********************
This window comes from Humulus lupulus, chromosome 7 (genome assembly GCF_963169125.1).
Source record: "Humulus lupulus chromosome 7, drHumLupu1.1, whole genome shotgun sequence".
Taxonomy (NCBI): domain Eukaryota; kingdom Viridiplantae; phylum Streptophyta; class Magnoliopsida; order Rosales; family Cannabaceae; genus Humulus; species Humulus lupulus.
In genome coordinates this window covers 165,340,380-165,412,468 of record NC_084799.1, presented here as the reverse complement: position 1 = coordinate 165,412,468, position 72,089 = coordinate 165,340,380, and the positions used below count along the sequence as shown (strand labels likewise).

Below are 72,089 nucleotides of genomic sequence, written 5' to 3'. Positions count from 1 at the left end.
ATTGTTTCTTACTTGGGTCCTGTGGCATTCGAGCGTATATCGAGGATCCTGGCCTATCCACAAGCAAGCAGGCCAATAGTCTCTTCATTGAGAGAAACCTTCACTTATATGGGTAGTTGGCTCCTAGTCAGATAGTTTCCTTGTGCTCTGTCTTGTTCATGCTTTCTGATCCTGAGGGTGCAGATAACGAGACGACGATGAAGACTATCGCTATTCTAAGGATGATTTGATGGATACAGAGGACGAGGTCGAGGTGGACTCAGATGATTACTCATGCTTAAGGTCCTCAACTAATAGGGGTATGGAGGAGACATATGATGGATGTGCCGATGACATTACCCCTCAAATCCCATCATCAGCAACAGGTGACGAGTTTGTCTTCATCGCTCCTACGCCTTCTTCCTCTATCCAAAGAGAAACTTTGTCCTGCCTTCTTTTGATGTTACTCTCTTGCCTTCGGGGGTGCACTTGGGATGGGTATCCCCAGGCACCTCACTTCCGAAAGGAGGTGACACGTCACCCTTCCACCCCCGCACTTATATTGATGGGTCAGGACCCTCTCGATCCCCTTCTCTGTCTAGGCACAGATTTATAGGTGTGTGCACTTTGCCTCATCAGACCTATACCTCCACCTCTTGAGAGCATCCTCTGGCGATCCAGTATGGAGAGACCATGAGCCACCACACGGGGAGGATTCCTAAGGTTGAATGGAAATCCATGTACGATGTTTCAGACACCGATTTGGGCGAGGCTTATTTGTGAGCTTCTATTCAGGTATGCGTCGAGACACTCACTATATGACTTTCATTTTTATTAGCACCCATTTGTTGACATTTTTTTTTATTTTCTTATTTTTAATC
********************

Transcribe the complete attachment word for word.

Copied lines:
This window comes from Humulus lupulus, chromosome 7 (genome assembly GCF_963169125.1).
Source record: "Humulus lupulus chromosome 7, drHumLupu1.1, whole genome shotgun sequence".
Taxonomy (NCBI): domain Eukaryota; kingdom Viridiplantae; phylum Streptophyta; class Magnoliopsida; order Rosales; family Cannabaceae; genus Humulus; species Humulus lupulus.
In genome coordinates this window covers 165,340,380-165,412,468 of record NC_084799.1, presented here as the reverse complement: position 1 = coordinate 165,412,468, position 72,089 = coordinate 165,340,380, and the positions used below count along the sequence as shown (strand labels likewise).

Below are 72,089 nucleotides of genomic sequence, written 5' to 3'. Positions count from 1 at the left end.
ATTGTTTCTTACTTGGGTCCTGTGGCATTCGAGCGTATATCGAGGATCCTGGCCTATCCACAAGCAAGCAGGCCAATAGTCTCTTCATTGAGAGAAACCTTCACTTATATGGGTAGTTGGCTCCTAGTCAGATAGTTTCCTTGTGCTCTGTCTTGTTCATGCTTTCTGATCCTGAGGGTGCAGATAACGAGACGACGATGAAGACTATCGCTATTCTAAGGATGATTTGATGGATACAGAGGACGAGGTCGAGGTGGACTCAGATGATTACTCATGCTTAAGGTCCTCAACTAATAGGGGTATGGAGGAGACATATGATGGATGTGCCGATGACATTACCCCTCAAATCCCATCATCAGCAACAGGTGACGAGTTTGTCTTCATCGCTCCTACGCCTTCTTCCTCTATCCAAAGAGAAACTTTGTCCTGCCTTCTTTTGATGTTACTCTCTTGCCTTCGGGGGTGCACTTGGGATGGGTATCCCCAGGCACCTCACTTCCGAAAGGAGGTGACACGTCACCCTTCCACCCCCGCACTTATATTGATGGGTCAGGACCCTCTCGATCCCCTTCTCTGTCTAGGCACAGATTTATAGGTGTGTGCACTTTGCCTCATCAGACCTATACCTCCACCTCTTGAGAGCATCCTCTGGCGATCCAGTATGGAGAGACCATGAGCCACCACACGGGGAGGATTCCTAAGGTTGAATGGAAATCCATGTACGATGTTTCAGACACCGATTTGGGCGAGGCTTATTTGTGAGCTTCTATTCAGGTATGCGTCGAGACACTCACTATATGACTTTCATTTTTATTAGCACCCATTTGTTGACATTTTTTTTTATTTTCTTATTTTTAATC